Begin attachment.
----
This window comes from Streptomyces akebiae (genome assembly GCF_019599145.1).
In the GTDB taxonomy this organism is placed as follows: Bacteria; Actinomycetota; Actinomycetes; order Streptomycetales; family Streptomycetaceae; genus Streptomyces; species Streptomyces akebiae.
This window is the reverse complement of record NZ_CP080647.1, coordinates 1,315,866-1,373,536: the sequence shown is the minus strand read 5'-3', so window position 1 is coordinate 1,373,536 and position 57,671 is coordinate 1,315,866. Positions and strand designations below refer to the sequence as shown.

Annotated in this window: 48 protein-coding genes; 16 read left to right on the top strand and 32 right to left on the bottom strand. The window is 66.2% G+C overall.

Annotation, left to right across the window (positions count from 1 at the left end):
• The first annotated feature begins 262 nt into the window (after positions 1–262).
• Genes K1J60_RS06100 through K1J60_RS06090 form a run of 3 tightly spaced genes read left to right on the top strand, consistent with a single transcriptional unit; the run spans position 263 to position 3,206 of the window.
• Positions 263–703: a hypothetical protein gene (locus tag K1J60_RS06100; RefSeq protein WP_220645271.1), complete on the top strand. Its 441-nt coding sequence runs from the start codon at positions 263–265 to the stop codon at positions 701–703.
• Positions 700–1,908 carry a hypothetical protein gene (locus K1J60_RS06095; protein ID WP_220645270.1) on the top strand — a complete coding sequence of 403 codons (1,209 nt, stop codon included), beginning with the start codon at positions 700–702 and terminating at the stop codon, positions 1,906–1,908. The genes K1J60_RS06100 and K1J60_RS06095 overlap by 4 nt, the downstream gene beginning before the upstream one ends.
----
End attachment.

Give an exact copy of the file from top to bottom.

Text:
This window comes from Streptomyces akebiae (genome assembly GCF_019599145.1).
In the GTDB taxonomy this organism is placed as follows: Bacteria; Actinomycetota; Actinomycetes; order Streptomycetales; family Streptomycetaceae; genus Streptomyces; species Streptomyces akebiae.
This window is the reverse complement of record NZ_CP080647.1, coordinates 1,315,866-1,373,536: the sequence shown is the minus strand read 5'-3', so window position 1 is coordinate 1,373,536 and position 57,671 is coordinate 1,315,866. Positions and strand designations below refer to the sequence as shown.

Annotated in this window: 48 protein-coding genes; 16 read left to right on the top strand and 32 right to left on the bottom strand. The window is 66.2% G+C overall.

Annotation, left to right across the window (positions count from 1 at the left end):
• The first annotated feature begins 262 nt into the window (after positions 1–262).
• Genes K1J60_RS06100 through K1J60_RS06090 form a run of 3 tightly spaced genes read left to right on the top strand, consistent with a single transcriptional unit; the run spans position 263 to position 3,206 of the window.
• Positions 263–703: a hypothetical protein gene (locus tag K1J60_RS06100; RefSeq protein WP_220645271.1), complete on the top strand. Its 441-nt coding sequence runs from the start codon at positions 263–265 to the stop codon at positions 701–703.
• Positions 700–1,908 carry a hypothetical protein gene (locus K1J60_RS06095; protein ID WP_220645270.1) on the top strand — a complete coding sequence of 403 codons (1,209 nt, stop codon included), beginning with the start codon at positions 700–702 and terminating at the stop codon, positions 1,906–1,908. The genes K1J60_RS06100 and K1J60_RS06095 overlap by 4 nt, the downstream gene beginning before the upstream one ends.